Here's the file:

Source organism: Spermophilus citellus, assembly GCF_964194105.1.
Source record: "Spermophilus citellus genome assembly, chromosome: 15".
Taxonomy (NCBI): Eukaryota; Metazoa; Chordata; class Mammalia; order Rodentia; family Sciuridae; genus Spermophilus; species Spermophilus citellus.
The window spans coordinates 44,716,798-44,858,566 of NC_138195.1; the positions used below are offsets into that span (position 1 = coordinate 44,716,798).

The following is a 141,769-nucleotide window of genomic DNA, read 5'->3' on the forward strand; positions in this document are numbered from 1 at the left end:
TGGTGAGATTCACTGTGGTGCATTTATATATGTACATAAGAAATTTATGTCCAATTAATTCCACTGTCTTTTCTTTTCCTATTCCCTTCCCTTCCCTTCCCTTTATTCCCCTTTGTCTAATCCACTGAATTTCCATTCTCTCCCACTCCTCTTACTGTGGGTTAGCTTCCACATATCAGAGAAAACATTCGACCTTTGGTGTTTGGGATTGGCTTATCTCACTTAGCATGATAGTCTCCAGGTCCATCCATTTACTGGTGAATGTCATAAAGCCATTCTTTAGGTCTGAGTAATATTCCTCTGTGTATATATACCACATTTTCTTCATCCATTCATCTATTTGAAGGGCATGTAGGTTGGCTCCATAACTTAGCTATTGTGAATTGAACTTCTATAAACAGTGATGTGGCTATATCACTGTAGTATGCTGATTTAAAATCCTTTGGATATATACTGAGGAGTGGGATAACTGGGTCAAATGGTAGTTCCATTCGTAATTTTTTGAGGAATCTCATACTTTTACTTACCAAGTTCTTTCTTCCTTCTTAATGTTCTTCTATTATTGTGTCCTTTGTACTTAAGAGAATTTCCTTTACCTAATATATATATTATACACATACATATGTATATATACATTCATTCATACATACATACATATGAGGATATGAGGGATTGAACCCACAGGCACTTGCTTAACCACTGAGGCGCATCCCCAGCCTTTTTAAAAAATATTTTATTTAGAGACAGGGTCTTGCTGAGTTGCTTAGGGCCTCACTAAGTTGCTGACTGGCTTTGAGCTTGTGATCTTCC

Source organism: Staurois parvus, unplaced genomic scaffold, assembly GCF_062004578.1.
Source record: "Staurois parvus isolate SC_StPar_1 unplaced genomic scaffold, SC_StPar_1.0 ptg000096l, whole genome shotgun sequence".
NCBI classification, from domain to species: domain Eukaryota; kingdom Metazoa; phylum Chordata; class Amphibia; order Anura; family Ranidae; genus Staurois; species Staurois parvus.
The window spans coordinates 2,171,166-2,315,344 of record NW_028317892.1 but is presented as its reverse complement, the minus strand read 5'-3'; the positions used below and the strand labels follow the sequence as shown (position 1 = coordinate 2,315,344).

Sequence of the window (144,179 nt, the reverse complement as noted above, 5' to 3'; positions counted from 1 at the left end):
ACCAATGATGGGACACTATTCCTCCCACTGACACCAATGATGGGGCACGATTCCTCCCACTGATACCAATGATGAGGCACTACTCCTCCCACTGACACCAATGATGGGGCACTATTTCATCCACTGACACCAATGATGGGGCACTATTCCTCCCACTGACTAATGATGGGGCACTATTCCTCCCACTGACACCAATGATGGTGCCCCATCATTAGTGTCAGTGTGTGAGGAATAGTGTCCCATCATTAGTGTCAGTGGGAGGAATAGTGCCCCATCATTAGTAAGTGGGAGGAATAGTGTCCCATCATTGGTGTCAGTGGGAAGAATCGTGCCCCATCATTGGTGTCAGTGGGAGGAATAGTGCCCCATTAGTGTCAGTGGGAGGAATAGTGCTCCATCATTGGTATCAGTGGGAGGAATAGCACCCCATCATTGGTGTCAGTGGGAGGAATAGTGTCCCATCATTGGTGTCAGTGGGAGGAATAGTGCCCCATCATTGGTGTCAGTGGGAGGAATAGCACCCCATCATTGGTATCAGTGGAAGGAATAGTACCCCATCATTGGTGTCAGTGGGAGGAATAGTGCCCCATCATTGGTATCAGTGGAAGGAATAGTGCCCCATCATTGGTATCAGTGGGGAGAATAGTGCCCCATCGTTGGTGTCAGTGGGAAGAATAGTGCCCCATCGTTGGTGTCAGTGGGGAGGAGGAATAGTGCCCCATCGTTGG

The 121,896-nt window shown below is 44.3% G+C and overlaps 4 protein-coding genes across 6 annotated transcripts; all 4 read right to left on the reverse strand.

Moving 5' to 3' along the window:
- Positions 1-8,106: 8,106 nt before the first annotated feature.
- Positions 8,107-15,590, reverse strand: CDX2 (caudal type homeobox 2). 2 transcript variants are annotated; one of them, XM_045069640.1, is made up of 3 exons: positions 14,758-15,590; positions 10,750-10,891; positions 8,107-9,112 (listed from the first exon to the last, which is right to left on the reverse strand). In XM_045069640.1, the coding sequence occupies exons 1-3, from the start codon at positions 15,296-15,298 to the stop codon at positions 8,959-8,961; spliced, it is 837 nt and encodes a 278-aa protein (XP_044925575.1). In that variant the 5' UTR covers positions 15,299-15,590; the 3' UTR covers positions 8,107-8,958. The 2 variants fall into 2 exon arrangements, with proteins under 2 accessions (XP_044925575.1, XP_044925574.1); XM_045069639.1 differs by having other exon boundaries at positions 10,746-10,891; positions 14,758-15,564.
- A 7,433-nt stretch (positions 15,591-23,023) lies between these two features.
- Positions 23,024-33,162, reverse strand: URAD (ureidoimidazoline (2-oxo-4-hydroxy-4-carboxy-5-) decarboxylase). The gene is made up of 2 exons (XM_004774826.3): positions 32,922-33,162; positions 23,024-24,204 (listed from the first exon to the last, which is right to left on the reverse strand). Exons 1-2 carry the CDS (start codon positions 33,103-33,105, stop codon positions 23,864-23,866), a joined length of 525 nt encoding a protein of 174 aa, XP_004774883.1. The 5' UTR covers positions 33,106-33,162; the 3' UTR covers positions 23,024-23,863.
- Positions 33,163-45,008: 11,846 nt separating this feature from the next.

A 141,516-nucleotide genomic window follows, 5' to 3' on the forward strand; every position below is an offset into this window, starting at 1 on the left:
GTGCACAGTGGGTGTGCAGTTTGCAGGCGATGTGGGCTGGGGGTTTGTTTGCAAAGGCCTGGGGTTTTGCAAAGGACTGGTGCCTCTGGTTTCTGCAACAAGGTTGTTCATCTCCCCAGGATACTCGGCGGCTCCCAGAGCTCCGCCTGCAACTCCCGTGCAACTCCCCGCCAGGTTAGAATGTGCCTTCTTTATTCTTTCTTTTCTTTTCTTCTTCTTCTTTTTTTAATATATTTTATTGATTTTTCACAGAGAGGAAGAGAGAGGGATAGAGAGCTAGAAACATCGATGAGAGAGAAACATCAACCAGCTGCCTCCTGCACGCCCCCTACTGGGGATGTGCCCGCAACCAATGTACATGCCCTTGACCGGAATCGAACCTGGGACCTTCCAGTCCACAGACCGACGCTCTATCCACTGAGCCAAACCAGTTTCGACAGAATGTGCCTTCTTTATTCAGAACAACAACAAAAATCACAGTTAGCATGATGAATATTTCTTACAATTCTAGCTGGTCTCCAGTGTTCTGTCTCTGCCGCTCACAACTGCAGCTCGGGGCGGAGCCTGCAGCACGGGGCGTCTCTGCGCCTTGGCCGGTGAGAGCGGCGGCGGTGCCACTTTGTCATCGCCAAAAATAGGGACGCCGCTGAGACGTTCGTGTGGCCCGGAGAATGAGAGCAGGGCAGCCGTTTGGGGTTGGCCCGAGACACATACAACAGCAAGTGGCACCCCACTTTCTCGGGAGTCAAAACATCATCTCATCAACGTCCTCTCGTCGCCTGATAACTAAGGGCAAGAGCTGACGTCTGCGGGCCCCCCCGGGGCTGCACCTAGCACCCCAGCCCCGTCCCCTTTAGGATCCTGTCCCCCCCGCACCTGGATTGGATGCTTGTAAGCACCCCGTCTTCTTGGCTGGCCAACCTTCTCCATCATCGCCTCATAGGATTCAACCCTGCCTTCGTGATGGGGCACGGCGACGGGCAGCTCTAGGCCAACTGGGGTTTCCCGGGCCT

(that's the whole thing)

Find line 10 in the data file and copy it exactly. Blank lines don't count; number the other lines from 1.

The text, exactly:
The window spans coordinates 2,171,166-2,315,344 of record NW_028317892.1 but is presented as its reverse complement, the minus strand read 5'-3'; the positions used below and the strand labels follow the sequence as shown (position 1 = coordinate 2,315,344).